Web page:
Delaware school boards have been in the news recently for all the wrong reasons. But the most alarming school board controversy is getting no attention.
Several articles have been written about offensive comments made during Odyssey Charter School board meetings and the corresponding backlash. Christina school board member Fred Polaski’s “take ‘em away from mom” comments made the front page of The News Journal and drew responses from legislators calling for his resignation. Another Christina school board member just resigned after six years while confessing that the board “has been entirely too focused on the grown-ups and not the children.”
We should all be up in arms about the conduct of these important board members who have oversight over more than $1 billion in taxpayer funds and make decisions that affect more than 140,000 students. But it is telling that there is no outrage about a sitting board member who has been charged with 19 felony counts of rape and sexual abuse of two minors but continues to keep his elected seat on Colonial School District’s school board.
Colonial school board member Ronnie Williams is currently being held in prison, with bail set at $345,000 cash, after he was charged in September of 2019 with several counts of sexual abuse of a child by a person of trust, four counts of second-degree rape, three counts of continuous sexual abuse of a child, four counts of unlawful sexual contact with a person less than 13 years old and five counts of second-degree unlawful sexual contact with a person less than 18 years.
When the news broke, Colonial School District said “Williams retains the ability to remain on the board” because the district “does not have the authority or responsibility under the law to interfere with publicly elected individuals.”
Governor Carney’s team noted that the Governor “lacks the ‘unilateral authority’ to remove elected officials from their positions unless they have been convicted.”
Yet, the Governor does have the power to care deeply about this issue and to encourage the legislature to do something about Delaware school boards. And Delaware’s legislature has the power to pass a law to create a process for removing school board members under such circumstances, just like there are processes in place to remove state legislators, judges, and even the Governor.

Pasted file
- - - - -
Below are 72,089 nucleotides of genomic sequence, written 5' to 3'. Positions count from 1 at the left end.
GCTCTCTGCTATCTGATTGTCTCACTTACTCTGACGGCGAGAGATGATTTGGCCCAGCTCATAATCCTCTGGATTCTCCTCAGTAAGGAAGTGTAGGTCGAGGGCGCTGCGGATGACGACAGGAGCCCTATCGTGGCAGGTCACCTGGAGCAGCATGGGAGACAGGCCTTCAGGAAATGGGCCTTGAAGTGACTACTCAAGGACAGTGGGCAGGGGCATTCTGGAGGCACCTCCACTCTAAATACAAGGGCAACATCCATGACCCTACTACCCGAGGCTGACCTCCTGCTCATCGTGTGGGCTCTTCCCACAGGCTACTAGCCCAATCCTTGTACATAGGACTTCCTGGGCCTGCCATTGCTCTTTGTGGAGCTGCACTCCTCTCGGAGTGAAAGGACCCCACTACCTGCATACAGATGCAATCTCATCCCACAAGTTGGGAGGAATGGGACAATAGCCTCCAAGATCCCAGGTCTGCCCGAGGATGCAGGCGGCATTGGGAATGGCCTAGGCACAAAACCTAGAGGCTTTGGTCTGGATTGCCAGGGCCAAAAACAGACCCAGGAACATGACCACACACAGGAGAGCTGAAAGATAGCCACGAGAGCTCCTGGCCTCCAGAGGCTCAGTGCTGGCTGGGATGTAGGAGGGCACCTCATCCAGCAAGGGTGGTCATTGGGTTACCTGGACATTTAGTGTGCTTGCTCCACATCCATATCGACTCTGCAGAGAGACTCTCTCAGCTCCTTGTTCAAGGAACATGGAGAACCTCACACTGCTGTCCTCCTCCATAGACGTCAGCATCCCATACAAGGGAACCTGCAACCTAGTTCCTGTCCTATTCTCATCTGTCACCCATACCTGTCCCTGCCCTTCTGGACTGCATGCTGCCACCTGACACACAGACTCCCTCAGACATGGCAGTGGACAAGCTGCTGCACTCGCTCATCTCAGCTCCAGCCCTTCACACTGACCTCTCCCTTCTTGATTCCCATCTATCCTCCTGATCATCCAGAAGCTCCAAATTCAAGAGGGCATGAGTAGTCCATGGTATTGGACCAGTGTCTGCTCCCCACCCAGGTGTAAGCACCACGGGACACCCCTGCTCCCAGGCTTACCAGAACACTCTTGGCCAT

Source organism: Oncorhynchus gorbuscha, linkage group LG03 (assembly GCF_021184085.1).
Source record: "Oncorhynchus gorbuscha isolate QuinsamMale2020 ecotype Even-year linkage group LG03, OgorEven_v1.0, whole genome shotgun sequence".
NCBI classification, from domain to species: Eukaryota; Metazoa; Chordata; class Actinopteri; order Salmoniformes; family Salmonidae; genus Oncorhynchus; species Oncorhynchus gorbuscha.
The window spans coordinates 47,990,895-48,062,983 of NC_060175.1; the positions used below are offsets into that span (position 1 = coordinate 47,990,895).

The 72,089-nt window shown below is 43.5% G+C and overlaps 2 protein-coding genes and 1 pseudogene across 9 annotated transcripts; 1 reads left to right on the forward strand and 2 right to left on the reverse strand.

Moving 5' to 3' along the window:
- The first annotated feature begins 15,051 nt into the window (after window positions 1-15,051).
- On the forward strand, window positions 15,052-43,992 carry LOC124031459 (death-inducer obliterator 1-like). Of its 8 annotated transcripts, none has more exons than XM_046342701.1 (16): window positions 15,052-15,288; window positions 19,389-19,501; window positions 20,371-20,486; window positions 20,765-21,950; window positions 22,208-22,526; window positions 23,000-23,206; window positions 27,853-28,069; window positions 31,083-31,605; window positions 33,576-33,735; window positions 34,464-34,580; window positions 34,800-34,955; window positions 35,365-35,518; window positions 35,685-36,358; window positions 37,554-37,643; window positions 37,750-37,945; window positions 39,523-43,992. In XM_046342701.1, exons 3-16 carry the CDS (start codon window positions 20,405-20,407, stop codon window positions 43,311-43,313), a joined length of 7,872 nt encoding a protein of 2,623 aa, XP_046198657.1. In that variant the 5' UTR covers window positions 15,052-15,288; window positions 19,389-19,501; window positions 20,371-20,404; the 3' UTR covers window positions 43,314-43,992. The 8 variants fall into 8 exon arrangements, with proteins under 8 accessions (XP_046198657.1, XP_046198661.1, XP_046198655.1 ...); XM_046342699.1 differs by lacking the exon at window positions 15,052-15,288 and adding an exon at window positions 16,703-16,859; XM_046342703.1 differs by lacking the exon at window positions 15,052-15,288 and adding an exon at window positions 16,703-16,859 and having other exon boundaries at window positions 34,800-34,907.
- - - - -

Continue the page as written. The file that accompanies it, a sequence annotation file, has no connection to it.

But despite all the disgust expressed by policymakers in September, it is now March and there has been no action or urgency about this matter.
This means that a Delaware school board member could miss every meeting during their 5-year term and there is no process in Delaware law to have them removed.
Or, in the case of Ronnie Williams, it means that a board member could be charged with committing crimes against a student and the victims and other students have to watch him retain his position of authority over students.
It was with this disbelief that I was approached by one of my mentees —a Colonial School District student— in September of 2018 to tell me that his friend was being molested by a sitting school board member in his district.
My mentee could not believe that someone could be accused of such things and still be able to represent the school district.
I immediately reported what he told me to the police and the school district. I thought charges would be brought promptly.
After checking in on the case every few months, it took a year until charges were filed. Imagine what message all of this sends to victims or to any student for that matter.
It does not have to be this way.
We can push policymakers to pass legislation immediately that creates a process for removing board members who are not meeting the standard our children and community deserve.
We can demand that our legislators pass legislation that requires background checks for candidates running for elected office in Delaware. Delaware law (Title 14 Chapter 5 Section 511 (r)) requires that charter school board members complete criminal background checks. Ronnie Williams was charged with sexually assaulting three boys in 2004 even though he was ultimately found not guilty.
We also need to reduce the term lengths of Delaware school board members from five years to three years to give voters more opportunity to hold these boards accountable.
Then we need people to actually vote in school board elections each May and engage with their local school boards throughout the year. Only around 10,000 Delawareans vote in these elections each year across the entire state.
Students need us to step up and care about who runs their schools.